Of course, Michael Corleone does not end up well.

Vincent reports that the assassination and the grotesque response to it outside the White House made him physically ill. He says the attack on an unarmed man reminded him of a lynching. I have learned from his response. But I also want to draw a difference here. I don’t think killing justly is the same as murdering innocents (Barack murders enough innocents by drone every day in Afghanistan and Pakistan, however). What is a visceral memory for Vincent (I saw the South mostly at a distance; he did not) is not the same for me. But the vision here still may not quite be right.

And yet as Vincent and King suggest, what Barack is doing in murdering Bin Laden does create a further link in the chain of violence (a possibly fatal one if there is another depression, not far from here, or another terror attack in the US). Obama’s timid moves on the Palestinians – real enough to bring down the self-destructive madness of Netanyahu and the Israel lobby’s agents in Congress – point out that he is seeking some better way. Here one might say, the attempted long view of a politician seems to clash with that of those of us who demand a better world more directly.

I think Vincent is right about the consequences here. The movements of Gandhi and especially King (and more broadly, the American civil rights movement in the twentieth century) create a new possibility. That possibility is to forge a new kind of spiritual unity in actual politics that creates great changes, an end to legal segregation and the forging of an America that makes an Obama, not only a first black President, but one who has a sense of the heritage of King and Gandhi. John Lewis has this vision more strikingly – see here – but he could not have become, in corporate American politics (underlining the stupidity and evil of American politics), President.

Vincent also tells the story of Diane Nash, a great figure in the Nashville movement, along with James Lawson, and the Freedom Rides (see here - she brought the forces of Nashville to prevent an horrific defeat at Birmingham and Anniston, when others, including Martin Luther King, were not ready to do so), facing, with her husband and co-worker James Bevel, what to do about the murder of the four children, by bombing, in the Birmingham church. At first, they wanted to hunt down the killers, and kill them. About the murder of children, one can feel (initially and perhaps much later) no other response.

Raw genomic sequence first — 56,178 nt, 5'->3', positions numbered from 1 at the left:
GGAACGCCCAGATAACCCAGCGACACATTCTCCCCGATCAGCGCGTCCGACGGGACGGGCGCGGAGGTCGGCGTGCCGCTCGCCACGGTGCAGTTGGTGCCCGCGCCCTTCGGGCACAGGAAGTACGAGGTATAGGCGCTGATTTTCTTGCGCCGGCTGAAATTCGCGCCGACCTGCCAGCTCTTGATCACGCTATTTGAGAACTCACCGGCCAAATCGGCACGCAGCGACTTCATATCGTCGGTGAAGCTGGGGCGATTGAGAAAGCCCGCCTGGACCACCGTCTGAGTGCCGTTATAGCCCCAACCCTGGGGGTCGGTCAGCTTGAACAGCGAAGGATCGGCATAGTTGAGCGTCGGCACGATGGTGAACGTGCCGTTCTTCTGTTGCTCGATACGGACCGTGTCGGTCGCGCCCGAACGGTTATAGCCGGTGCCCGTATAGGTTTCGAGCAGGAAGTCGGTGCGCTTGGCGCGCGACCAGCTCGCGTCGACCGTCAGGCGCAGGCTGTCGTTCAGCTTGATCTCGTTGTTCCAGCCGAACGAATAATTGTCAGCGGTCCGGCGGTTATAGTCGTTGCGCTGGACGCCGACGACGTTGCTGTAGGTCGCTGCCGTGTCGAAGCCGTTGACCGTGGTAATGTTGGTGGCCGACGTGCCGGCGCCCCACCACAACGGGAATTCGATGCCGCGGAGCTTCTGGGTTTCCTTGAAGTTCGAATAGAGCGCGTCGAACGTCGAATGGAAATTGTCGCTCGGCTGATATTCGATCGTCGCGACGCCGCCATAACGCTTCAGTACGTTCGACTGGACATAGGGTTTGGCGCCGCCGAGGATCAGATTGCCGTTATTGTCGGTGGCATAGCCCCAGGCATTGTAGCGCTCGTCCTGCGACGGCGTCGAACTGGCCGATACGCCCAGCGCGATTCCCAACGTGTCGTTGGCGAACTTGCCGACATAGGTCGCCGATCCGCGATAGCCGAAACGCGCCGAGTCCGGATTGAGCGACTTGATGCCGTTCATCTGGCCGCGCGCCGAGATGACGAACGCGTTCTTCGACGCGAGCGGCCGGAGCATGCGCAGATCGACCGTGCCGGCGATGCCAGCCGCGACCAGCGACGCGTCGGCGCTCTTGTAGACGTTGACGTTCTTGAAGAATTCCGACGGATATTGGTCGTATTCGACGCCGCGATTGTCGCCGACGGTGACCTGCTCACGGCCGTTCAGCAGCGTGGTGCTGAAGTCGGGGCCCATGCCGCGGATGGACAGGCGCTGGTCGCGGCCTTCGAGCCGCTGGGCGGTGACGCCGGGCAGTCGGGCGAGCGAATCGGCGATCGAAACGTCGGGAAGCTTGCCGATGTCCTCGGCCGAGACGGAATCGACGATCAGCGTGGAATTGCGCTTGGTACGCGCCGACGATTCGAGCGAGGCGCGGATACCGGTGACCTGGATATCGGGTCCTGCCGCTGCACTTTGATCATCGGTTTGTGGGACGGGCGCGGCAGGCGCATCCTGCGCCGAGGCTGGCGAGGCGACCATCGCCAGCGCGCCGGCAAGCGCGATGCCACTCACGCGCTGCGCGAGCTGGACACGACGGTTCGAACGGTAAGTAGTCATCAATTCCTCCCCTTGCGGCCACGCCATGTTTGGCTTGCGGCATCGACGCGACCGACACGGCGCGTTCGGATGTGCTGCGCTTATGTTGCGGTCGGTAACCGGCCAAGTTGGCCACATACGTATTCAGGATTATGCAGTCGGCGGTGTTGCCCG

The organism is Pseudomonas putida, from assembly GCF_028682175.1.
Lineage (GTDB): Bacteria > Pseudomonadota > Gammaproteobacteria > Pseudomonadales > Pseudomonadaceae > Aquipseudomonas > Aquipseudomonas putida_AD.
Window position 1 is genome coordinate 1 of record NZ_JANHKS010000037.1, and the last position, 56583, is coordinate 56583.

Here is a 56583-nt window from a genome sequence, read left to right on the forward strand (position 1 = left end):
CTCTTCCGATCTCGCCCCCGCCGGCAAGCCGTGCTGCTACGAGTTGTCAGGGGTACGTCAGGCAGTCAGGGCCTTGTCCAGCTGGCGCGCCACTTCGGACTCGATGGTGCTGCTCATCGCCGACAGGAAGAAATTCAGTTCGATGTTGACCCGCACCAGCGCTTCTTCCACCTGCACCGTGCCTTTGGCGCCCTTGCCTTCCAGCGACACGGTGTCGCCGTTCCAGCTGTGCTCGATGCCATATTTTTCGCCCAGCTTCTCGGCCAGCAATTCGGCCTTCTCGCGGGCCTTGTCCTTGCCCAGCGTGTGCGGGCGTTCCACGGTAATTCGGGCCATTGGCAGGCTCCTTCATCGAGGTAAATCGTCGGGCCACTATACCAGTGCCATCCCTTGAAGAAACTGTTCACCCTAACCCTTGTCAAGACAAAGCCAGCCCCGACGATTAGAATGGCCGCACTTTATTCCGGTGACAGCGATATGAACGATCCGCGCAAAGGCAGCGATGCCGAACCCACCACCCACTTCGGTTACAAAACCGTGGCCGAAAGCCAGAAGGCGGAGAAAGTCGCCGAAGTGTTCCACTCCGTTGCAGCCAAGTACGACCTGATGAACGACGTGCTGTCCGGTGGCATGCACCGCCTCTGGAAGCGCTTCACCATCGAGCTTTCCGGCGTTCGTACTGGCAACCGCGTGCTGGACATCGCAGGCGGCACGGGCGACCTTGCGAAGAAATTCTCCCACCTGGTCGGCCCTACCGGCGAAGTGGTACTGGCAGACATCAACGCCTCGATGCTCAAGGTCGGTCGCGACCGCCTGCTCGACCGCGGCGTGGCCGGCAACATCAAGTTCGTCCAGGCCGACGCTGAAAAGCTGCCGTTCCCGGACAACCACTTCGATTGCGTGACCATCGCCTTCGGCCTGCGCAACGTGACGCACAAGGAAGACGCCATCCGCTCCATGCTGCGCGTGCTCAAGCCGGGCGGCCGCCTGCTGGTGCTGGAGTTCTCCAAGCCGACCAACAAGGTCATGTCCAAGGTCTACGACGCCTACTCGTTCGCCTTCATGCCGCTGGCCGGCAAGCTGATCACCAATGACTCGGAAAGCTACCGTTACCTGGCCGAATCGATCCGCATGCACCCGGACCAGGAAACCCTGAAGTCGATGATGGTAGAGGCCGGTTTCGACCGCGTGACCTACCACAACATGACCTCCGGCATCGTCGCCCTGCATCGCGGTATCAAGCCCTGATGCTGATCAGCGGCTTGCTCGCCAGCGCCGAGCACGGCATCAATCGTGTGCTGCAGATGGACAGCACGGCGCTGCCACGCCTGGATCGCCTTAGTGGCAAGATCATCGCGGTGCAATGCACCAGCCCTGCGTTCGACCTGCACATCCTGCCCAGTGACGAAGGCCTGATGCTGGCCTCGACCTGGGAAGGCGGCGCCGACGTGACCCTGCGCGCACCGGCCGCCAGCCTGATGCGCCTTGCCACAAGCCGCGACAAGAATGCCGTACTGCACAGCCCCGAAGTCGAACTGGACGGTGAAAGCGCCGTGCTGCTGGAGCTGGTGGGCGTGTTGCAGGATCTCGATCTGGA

As Americans, and particularly for Barack, I would hear the voices of Afghanis cry out against the murder of children. This weekend, the Times ran a picture of an Afghani father holding the body of his young son murdered by American bombing (a few weeks ago, nine little boys, gathering wood for their mothers on a hill side, were murdered by an American helicopter). Take in that grief and you will learn the meaning of the metaphor that he who takes up the sword – however lethally and partially effectively – will die by the sword…It is important to break the chain, not to forge another link, even if justified, in the terrible line.

It was for this reason that Diane Nash and James Bevel came to themselves. They realized that their place – who they were and are – was to forge the nonviolent movement in Selma, to make a South in which the bombing of 12 year old girls could not happen again...

Nash’s story, told to Vincent when she came to give her interview at the Veterans of Hope, is as important in the seriousness of nonviolence as a political movement as her confrontation and conversation with Mayor West in Nashville, her leadership in the second wave of freedom rides. See here. For the reaction of violence - justified violence against the killers either in Birmingham or for 9/11 or against the US army for its many crimes in Afghanistan or Vietnam or against Israel for the murders of children in Gaza in 2008 (some 300 children; Hamas murdered one 7 year old Israeli child...) - is the first and fiercest reaction. But one needs to come to oneself, to heal the world, not to make it blind and, today, destroy it.